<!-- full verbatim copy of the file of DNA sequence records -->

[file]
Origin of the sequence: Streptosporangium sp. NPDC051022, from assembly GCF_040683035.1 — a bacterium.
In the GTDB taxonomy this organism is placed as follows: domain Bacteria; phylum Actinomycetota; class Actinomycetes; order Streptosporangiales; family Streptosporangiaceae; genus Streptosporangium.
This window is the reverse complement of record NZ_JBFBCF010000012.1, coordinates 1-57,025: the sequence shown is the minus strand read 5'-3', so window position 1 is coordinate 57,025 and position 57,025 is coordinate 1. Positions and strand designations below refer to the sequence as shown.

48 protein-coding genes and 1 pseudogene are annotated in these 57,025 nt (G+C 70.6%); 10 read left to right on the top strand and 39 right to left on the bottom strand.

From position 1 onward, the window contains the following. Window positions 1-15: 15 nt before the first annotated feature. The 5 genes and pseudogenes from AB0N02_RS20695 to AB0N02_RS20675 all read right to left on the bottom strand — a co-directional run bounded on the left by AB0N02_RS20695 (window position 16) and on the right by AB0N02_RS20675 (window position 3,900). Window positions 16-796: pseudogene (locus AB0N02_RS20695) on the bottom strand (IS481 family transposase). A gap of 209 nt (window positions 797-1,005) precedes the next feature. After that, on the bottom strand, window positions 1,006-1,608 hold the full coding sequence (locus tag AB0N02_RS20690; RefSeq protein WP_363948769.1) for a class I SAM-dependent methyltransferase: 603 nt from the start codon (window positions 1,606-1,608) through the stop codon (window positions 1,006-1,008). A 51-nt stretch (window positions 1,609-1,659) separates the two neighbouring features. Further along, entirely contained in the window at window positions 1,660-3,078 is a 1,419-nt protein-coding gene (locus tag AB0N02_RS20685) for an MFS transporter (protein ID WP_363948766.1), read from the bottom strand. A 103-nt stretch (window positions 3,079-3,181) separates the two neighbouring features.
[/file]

Origin of the sequence: Streptosporangium sp. NPDC051022, from assembly GCF_040683035.1 — a bacterium.
In the GTDB taxonomy this organism is placed as follows: domain Bacteria; phylum Actinomycetota; class Actinomycetes; order Streptosporangiales; family Streptosporangiaceae; genus Streptosporangium.
This window is the reverse complement of record NZ_JBFBCF010000012.1, coordinates 1-57,025: the sequence shown is the minus strand read 5'-3', so window position 1 is coordinate 57,025 and position 57,025 is coordinate 1. Positions and strand designations below refer to the sequence as shown.

48 protein-coding genes and 1 pseudogene are annotated in these 57,025 nt (G+C 70.6%); 10 read left to right on the top strand and 39 right to left on the bottom strand.

From position 1 onward, the window contains the following. Window positions 1-15: 15 nt before the first annotated feature. The 5 genes and pseudogenes from AB0N02_RS20695 to AB0N02_RS20675 all read right to left on the bottom strand — a co-directional run bounded on the left by AB0N02_RS20695 (window position 16) and on the right by AB0N02_RS20675 (window position 3,900). Window positions 16-796: pseudogene (locus AB0N02_RS20695) on the bottom strand (IS481 family transposase). A gap of 209 nt (window positions 797-1,005) precedes the next feature. After that, on the bottom strand, window positions 1,006-1,608 hold the full coding sequence (locus tag AB0N02_RS20690; RefSeq protein WP_363948769.1) for a class I SAM-dependent methyltransferase: 603 nt from the start codon (window positions 1,606-1,608) through the stop codon (window positions 1,006-1,008). A 51-nt stretch (window positions 1,609-1,659) separates the two neighbouring features. Further along, entirely contained in the window at window positions 1,660-3,078 is a 1,419-nt protein-coding gene (locus tag AB0N02_RS20685) for an MFS transporter (protein ID WP_363948766.1), read from the bottom strand. A 103-nt stretch (window positions 3,079-3,181) separates the two neighbouring features.